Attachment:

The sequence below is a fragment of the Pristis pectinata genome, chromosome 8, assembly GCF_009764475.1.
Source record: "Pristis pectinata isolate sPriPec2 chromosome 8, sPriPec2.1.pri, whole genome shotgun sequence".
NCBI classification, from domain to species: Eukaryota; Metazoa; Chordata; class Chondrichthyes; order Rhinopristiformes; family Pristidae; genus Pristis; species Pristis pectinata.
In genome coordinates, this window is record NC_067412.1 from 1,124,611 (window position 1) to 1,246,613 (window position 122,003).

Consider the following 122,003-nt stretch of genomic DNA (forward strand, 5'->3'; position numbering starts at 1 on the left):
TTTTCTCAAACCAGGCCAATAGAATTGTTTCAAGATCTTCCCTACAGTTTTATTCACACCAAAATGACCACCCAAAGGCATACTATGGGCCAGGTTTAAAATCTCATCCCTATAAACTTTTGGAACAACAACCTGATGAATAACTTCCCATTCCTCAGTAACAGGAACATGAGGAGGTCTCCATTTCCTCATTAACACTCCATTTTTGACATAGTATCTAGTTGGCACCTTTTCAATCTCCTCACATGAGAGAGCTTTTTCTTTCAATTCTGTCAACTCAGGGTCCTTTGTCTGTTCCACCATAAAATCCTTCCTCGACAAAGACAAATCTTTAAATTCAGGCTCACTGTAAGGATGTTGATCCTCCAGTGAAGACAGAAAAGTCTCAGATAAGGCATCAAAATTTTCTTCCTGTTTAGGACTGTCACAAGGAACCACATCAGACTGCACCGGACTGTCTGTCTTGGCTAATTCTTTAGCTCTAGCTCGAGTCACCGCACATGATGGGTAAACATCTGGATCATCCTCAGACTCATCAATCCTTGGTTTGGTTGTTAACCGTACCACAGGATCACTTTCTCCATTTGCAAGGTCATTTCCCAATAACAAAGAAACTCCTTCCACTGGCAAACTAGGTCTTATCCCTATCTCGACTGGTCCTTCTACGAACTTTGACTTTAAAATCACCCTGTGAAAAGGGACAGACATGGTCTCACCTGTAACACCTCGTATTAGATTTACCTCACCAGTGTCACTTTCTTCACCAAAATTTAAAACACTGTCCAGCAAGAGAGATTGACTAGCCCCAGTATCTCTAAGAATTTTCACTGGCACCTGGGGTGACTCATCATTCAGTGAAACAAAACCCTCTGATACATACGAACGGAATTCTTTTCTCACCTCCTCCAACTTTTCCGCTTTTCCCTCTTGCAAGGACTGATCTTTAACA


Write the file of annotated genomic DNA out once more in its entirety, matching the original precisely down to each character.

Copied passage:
The sequence below is a fragment of the Pristis pectinata genome, chromosome 8, assembly GCF_009764475.1.
Source record: "Pristis pectinata isolate sPriPec2 chromosome 8, sPriPec2.1.pri, whole genome shotgun sequence".
NCBI classification, from domain to species: Eukaryota; Metazoa; Chordata; class Chondrichthyes; order Rhinopristiformes; family Pristidae; genus Pristis; species Pristis pectinata.
In genome coordinates, this window is record NC_067412.1 from 1,124,611 (window position 1) to 1,246,613 (window position 122,003).

Consider the following 122,003-nt stretch of genomic DNA (forward strand, 5'->3'; position numbering starts at 1 on the left):
TTTTCTCAAACCAGGCCAATAGAATTGTTTCAAGATCTTCCCTACAGTTTTATTCACACCAAAATGACCACCCAAAGGCATACTATGGGCCAGGTTTAAAATCTCATCCCTATAAACTTTTGGAACAACAACCTGATGAATAACTTCCCATTCCTCAGTAACAGGAACATGAGGAGGTCTCCATTTCCTCATTAACACTCCATTTTTGACATAGTATCTAGTTGGCACCTTTTCAATCTCCTCACATGAGAGAGCTTTTTCTTTCAATTCTGTCAACTCAGGGTCCTTTGTCTGTTCCACCATAAAATCCTTCCTCGACAAAGACAAATCTTTAAATTCAGGCTCACTGTAAGGATGTTGATCCTCCAGTGAAGACAGAAAAGTCTCAGATAAGGCATCAAAATTTTCTTCCTGTTTAGGACTGTCACAAGGAACCACATCAGACTGCACCGGACTGTCTGTCTTGGCTAATTCTTTAGCTCTAGCTCGAGTCACCGCACATGATGGGTAAACATCTGGATCATCCTCAGACTCATCAATCCTTGGTTTGGTTGTTAACCGTACCACAGGATCACTTTCTCCATTTGCAAGGTCATTTCCCAATAACAAAGAAACTCCTTCCACTGGCAAACTAGGTCTTATCCCTATCTCGACTGGTCCTTCTACGAACTTTGACTTTAAAATCACCCTGTGAAAAGGGACAGACATGGTCTCACCTGTAACACCTCGTATTAGATTTACCTCACCAGTGTCACTTTCTTCACCAAAATTTAAAACACTGTCCAGCAAGAGAGATTGACTAGCCCCAGTATCTCTAAGAATTTTCACTGGCACCTGGGGTGACTCATCATTCAGTGAAACAAAACCCTCTGATACATACGAACGGAATTCTTTTCTCACCTCCTCCAACTTTTCCGCTTTTCCCTCTTGCAAGGACTGATCTTTAACA